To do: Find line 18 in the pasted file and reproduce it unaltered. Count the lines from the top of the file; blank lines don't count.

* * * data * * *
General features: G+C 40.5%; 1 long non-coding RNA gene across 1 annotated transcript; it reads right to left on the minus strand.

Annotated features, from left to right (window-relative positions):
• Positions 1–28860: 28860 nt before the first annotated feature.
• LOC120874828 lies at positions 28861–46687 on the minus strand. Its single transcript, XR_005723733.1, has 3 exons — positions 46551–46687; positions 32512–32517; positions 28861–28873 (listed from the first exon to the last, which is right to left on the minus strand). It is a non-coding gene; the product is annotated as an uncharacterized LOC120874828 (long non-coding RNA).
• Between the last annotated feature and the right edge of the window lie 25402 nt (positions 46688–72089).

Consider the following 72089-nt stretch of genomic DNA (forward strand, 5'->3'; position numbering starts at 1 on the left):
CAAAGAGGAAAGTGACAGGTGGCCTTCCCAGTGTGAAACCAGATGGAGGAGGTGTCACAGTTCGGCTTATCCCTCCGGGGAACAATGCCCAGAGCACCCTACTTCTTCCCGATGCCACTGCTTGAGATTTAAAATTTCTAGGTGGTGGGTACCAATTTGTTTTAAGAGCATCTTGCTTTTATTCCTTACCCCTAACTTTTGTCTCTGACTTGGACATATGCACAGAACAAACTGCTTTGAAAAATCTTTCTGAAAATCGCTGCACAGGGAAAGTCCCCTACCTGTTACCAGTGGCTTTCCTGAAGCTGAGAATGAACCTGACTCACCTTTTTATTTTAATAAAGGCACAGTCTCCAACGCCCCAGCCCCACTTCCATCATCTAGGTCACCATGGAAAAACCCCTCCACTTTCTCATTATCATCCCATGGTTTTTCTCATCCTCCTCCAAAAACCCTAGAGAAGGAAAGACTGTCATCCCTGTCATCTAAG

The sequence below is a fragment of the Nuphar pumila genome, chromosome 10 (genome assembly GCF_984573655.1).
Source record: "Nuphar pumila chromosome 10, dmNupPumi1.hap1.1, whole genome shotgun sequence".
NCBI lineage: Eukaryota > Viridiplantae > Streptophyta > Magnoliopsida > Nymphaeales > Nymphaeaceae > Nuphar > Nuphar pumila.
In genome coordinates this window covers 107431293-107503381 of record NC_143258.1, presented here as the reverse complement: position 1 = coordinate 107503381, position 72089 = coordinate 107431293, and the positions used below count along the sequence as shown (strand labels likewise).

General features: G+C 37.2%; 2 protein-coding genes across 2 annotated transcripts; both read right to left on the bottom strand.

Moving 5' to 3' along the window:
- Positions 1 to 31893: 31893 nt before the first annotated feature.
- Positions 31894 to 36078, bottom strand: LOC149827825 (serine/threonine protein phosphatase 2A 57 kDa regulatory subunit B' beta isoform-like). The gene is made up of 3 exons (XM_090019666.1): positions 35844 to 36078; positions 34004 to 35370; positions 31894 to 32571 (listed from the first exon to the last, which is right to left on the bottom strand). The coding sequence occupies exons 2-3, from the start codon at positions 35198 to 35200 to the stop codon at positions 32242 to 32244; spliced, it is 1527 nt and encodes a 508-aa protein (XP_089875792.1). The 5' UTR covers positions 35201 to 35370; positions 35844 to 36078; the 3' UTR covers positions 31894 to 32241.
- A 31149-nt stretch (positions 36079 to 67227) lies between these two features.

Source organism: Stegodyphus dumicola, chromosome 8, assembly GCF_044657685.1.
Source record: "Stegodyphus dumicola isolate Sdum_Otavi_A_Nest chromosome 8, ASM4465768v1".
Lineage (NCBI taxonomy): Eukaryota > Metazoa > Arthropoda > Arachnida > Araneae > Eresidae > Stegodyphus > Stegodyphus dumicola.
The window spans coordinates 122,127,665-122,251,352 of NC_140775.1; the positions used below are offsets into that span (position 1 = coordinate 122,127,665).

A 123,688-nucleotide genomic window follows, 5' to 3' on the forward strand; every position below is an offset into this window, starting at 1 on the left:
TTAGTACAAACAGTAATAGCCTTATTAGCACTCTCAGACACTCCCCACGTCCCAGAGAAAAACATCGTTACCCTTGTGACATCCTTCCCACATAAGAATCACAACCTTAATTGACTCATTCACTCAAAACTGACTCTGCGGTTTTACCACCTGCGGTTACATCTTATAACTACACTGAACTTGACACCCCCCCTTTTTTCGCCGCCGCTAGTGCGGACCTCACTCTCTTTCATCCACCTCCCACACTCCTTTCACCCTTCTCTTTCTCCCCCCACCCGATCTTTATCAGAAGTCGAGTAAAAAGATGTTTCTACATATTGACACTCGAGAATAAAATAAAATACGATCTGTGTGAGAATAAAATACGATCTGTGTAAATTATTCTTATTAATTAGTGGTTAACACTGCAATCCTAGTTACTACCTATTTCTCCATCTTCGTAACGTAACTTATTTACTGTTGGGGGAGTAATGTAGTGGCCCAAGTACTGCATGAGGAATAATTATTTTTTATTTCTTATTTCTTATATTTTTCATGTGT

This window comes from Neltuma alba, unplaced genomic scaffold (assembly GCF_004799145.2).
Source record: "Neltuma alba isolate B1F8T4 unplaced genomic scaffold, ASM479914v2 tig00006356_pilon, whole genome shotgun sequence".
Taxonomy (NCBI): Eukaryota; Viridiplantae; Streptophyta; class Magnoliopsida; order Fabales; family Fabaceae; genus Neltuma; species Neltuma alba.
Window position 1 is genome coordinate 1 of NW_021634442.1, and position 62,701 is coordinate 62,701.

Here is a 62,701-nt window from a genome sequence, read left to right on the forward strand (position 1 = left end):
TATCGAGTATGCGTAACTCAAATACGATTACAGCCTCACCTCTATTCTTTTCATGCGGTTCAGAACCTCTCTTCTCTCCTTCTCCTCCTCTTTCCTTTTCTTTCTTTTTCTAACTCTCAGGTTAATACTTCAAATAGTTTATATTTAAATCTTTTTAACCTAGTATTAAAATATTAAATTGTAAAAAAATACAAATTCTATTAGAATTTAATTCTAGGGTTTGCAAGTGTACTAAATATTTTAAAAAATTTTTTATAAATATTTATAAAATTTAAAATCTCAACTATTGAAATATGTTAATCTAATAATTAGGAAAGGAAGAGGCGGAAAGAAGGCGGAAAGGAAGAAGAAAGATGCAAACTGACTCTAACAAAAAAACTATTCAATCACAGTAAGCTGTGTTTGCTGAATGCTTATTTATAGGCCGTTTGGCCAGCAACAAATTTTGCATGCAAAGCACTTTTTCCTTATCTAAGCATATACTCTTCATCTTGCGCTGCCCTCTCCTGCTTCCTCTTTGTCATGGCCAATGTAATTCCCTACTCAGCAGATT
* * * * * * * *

Source record: "Stegodyphus dumicola isolate Sdum_Otavi_A_Nest chromosome 8, ASM4465768v1".